As an illustrative example, Figure 3 assumes that R2mn is invested in a provident preservation fund. The preservation fund member is 45 years old (below retirement age), when a 100% withdrawal is made in order to invest the money directly offshore. The real cost of the move is felt most acutely down the line – let us assume the same investment returns are achieved over the next 10 years by the preservation fund and the offshore investment. In this case, the preservation fund would have been worth over R1mn more than the offshore investment (by not paying the withdrawal tax now). In other words, the offshore investment has to beat the local preservation fund return by 3.5% p.a. just to come out even in 10 years’ time.
An argument can be made that you could do better by investing 100% offshore now, but there is a real cost to making the move, and therefore a real need to achieve better returns to make the withdrawal worthwhile from an investment return perspective.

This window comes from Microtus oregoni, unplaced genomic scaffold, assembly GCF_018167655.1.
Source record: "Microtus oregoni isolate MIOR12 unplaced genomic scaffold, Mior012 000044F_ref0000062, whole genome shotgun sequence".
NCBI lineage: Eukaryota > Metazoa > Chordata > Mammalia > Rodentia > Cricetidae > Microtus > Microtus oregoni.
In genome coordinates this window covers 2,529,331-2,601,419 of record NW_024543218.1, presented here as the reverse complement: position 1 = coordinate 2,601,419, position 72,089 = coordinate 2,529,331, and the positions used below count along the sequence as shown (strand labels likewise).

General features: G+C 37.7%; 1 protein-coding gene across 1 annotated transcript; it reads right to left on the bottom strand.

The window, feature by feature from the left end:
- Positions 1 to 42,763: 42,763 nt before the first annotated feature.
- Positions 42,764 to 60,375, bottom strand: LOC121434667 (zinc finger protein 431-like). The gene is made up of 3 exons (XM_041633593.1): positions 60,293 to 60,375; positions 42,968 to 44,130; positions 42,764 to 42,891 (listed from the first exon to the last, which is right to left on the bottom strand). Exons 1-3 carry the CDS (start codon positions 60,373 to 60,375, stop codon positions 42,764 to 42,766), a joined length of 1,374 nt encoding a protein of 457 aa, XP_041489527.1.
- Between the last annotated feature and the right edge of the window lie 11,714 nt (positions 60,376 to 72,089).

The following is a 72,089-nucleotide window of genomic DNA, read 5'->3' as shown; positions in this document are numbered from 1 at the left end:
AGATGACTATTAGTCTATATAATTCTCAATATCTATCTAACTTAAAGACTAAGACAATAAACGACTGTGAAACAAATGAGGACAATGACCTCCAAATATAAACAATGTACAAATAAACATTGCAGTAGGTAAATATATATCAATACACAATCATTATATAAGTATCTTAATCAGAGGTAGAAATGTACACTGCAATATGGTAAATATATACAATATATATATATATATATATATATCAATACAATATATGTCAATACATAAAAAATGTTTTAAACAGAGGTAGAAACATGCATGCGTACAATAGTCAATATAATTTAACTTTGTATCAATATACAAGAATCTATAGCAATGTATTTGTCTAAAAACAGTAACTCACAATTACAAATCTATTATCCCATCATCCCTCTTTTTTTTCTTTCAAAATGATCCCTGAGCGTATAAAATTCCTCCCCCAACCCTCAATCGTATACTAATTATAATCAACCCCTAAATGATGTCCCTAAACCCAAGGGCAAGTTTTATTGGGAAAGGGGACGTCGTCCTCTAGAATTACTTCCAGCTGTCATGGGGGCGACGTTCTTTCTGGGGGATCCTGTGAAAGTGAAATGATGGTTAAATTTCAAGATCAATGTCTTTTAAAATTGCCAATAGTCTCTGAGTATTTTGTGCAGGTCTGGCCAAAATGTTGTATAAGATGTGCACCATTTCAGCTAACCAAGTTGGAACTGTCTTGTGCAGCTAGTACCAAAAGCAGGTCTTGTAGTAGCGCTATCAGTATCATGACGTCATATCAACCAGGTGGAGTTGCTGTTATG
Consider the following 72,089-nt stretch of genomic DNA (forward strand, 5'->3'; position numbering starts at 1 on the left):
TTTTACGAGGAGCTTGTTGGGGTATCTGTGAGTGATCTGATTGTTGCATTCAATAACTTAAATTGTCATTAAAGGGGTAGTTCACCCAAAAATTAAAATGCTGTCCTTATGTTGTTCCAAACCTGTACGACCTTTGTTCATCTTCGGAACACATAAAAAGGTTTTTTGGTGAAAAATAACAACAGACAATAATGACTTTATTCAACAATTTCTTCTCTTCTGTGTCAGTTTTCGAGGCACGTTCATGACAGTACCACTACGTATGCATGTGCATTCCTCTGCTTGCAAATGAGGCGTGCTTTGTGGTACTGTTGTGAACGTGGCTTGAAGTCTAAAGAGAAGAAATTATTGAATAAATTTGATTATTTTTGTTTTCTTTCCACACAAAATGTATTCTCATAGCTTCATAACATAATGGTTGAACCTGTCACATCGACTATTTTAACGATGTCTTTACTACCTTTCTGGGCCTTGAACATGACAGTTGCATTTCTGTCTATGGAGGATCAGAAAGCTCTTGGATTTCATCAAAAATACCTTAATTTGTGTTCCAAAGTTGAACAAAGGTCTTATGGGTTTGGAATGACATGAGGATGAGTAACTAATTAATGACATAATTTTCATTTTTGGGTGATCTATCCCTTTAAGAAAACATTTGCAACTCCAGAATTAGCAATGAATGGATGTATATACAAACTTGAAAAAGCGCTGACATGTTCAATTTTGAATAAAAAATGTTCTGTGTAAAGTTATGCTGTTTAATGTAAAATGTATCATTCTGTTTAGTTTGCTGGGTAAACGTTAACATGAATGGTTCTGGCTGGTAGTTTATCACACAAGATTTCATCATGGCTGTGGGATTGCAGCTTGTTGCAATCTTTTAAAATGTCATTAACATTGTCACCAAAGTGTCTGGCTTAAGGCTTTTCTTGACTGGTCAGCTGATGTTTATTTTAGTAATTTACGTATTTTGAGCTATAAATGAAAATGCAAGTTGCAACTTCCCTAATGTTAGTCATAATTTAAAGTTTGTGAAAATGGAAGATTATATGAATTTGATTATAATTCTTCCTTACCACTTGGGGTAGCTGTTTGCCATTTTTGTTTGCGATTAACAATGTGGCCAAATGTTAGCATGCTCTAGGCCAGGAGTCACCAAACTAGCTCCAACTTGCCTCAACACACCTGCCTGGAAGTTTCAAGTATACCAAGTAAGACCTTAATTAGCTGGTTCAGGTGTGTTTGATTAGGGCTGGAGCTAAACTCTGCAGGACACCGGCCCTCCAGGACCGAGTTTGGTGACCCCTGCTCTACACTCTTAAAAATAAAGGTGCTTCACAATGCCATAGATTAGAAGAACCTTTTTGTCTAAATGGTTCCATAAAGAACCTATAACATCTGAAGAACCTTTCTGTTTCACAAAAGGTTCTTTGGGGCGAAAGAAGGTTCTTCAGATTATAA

Regulation 28 guidelines remain in force on retirement funds. This restricts investment exposure inside all retirement funds (the offshore investment exposure is limited to 30%, for example). These restrictions have led to many retiring from pension funds etc. earlier than necessary in order access investments which are not subject to these investment restrictions (i.e., living annuities). As we have already noted, “retirement” tax is less than “withdrawal” tax (refer to Figure 1 and 2 above), but there is also income tax to consider – living annuities must pay fund members an income of between 2.5% and 17.5% of the fund value per year. This is fully taxable as income in the member’s hands.
Usually, this tax is not overly onerous for retirees who have lower income, but if members are still working, or there are other sources of income (like rental income, for example) this can rapidly increase the rate of tax payable for members in living annuities.
The retirement landscape is constantly shifting and keeping an eye on these changes is essential for retirees, emigrants, and savers in general. Seeking competent advice is highly recommended in this area and may require input from your tax practitioner in addition to your investment advisor.
Disclaimer: The contents of this article is for information purposes only and the accuracy, completeness, timeliness, or correct sequencing of any of the information contained herein cannot be guaranteed and should thus not be construed as investment advice. Readers should thus only act thereon after having consulted their financial advisor.